In 2020, scientists will be able to search for dark matter. However, until then, the construction of the SuperCDMS SNOLAB experiment has to start, and it just received approval of funding from the U.S. Department of Energy
Hunting for ‘WIMPs’
The funny acronym for the hypothetical dark matter particles comes from their other name: weakly interacting massive particles – so, WIMPs.
To sense WIMPs, scientists need a device that’s 50 times more sensitive than its predecessor.
The construction project of the SuperCDMS is managed by the DOE’s SLAC National Accelerator Laboratory. It is an international experiment, teaming up 111 researchers from 26 institutions and different labs. They are all working on simulations, testing, research, construction and so on.
The chief research officer and head of SLAC’s Fundamental Physics Directorate is JoAnne Hewett. She said:
“Understanding dark matter is one of the hottest research topics, at SLAC and around the world. We’re excited to lead the project and work with our partners to build this next-generation dark matter experiment.”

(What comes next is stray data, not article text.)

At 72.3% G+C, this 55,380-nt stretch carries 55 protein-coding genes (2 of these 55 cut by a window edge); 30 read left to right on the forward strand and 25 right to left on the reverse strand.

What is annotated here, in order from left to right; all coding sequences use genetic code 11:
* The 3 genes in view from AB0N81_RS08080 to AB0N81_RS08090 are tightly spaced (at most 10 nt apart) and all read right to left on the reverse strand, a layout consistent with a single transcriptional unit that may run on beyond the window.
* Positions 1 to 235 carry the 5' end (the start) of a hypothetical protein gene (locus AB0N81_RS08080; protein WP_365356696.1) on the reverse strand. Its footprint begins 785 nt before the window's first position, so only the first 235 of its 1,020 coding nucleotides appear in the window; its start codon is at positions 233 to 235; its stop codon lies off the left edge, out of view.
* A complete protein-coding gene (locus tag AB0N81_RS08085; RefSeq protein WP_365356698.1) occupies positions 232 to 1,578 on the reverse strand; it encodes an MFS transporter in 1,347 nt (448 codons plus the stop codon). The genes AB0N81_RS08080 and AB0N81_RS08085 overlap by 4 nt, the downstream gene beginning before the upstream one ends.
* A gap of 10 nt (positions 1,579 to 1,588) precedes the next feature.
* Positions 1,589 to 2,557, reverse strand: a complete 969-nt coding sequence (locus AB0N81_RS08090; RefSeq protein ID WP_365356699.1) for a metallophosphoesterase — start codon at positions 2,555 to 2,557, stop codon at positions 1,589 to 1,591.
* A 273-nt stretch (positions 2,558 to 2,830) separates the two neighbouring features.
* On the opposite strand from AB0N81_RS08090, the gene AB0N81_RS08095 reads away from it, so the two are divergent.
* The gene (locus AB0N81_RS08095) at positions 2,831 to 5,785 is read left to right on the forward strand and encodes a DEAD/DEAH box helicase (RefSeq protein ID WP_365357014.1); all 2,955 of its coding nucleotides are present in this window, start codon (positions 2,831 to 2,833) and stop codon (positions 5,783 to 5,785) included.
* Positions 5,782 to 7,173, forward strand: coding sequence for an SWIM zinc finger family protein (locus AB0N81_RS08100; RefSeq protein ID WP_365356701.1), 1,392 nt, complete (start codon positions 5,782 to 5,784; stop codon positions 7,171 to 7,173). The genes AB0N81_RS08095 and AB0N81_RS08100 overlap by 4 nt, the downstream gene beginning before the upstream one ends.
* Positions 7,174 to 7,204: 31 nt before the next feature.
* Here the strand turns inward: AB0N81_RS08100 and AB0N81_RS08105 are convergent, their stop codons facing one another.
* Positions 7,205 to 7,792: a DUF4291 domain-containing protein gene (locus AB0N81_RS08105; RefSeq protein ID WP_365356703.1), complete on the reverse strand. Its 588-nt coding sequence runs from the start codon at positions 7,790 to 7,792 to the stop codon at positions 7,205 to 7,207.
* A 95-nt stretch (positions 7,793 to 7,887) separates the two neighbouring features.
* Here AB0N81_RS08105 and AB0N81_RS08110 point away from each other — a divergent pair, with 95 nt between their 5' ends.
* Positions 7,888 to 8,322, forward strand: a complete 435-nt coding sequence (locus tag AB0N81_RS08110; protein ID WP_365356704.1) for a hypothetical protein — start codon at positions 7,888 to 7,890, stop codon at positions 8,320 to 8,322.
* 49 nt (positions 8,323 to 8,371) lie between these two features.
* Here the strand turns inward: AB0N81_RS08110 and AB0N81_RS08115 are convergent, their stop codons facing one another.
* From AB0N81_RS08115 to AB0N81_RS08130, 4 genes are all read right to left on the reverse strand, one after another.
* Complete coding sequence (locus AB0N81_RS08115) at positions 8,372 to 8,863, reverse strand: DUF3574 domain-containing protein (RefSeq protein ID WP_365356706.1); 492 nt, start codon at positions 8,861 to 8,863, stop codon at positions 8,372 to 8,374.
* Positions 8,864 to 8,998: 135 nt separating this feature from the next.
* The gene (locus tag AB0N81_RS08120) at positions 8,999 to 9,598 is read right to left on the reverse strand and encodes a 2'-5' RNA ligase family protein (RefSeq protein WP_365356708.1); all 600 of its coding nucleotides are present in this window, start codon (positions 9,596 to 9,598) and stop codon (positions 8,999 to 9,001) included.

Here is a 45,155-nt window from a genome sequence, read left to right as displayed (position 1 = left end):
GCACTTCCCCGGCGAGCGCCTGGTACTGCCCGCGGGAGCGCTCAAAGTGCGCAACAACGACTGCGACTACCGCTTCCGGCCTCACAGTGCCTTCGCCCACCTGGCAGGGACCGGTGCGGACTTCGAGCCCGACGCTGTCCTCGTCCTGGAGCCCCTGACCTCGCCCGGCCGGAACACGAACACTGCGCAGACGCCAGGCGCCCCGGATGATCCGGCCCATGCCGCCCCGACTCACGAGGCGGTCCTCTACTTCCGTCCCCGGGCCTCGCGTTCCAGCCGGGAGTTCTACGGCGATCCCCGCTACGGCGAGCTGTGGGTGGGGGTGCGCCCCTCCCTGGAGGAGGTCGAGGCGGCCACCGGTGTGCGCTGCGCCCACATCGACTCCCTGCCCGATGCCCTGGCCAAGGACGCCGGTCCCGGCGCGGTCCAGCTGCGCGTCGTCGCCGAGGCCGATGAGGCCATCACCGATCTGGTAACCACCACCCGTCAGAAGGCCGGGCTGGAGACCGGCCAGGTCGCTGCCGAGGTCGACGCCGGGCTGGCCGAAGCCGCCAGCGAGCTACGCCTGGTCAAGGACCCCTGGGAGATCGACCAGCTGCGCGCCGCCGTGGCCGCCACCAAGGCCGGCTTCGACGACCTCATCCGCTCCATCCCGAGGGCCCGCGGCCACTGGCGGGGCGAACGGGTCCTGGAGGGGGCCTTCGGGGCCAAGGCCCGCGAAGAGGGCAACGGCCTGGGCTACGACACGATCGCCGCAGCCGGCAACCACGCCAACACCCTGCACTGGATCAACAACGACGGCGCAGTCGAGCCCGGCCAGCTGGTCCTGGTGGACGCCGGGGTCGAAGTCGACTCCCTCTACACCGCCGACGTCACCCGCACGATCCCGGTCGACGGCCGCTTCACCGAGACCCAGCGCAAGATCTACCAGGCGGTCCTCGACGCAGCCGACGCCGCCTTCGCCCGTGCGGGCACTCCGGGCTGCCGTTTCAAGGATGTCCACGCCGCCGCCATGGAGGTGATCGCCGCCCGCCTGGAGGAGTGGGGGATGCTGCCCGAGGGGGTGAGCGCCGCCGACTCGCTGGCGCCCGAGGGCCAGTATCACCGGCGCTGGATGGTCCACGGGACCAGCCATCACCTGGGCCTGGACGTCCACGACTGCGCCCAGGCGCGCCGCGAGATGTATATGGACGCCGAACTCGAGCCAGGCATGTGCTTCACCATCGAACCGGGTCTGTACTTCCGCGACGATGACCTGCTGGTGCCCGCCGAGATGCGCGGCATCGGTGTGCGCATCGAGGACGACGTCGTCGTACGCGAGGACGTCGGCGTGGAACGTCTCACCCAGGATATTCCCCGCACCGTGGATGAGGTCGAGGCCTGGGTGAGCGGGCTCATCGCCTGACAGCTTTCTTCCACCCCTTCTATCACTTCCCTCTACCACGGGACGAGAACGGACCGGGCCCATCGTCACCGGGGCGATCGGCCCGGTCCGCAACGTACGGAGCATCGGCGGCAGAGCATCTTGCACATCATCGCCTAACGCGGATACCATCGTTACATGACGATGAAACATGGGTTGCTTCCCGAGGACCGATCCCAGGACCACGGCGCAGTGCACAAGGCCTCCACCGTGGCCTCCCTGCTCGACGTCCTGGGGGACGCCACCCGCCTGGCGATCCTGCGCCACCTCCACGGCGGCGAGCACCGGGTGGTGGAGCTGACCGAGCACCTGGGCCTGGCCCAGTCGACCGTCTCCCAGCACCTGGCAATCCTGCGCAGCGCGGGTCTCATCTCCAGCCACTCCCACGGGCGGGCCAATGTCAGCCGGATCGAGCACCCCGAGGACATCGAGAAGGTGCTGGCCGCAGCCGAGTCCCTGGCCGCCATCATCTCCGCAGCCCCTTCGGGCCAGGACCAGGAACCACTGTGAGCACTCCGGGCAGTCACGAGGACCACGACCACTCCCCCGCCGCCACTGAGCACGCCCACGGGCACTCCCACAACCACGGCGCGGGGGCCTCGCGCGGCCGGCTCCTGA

Dark Matter Studied at 6,800 Feet Underground
Richard Partridge is the head of the SuperCDMS group at the Kavli Institute for Particle Astrophysics and Cosmology (KIPAC). He said that this experiment “will be the world’s most sensitive for relatively light WIMPs.” With this sensitivity, they will be able to explore “new territory in dark matter research,” he added.
The researcher will use silicon and germanium crystals to collide and trigger tiny vibrations, but for the experiment to be successful, the crystals need to stay at a temperature of precisely 459.6 degrees Fahrenheit. The experiment is called SDMS, because it is an acronym for Cryogenic Dark Matter Search, with Super meaning that the device is more sensitive than the previous one.
The researchers will assemble and operate the experiment at 6,800 feet underground, in the Canadian laboratory SNOLAB, close to the city of Sudbury. SNOLAB project manager, Kerry Loken, said that they are:
“Excited to welcome the SuperCDMS SNOLAB collaboration to the underground lab. We look forward to a great partnership and to supporting this world-leading science.”
Rex Austinwas born and raised in Thunder Bay Ontario on the shores of Lake Superior. Apart from running his own podcast (Ice Fishing And Other “Cool” Things), he spends his time canoeing and backpacking in Northern Ontario.. As a journalist Rex has published stories for Global News (Thunder Bay) we well as Buzz Feed and Joystiq. As a contributor to Great Lakes Ledger, Rex most covers science and health stories. Contact Rexhere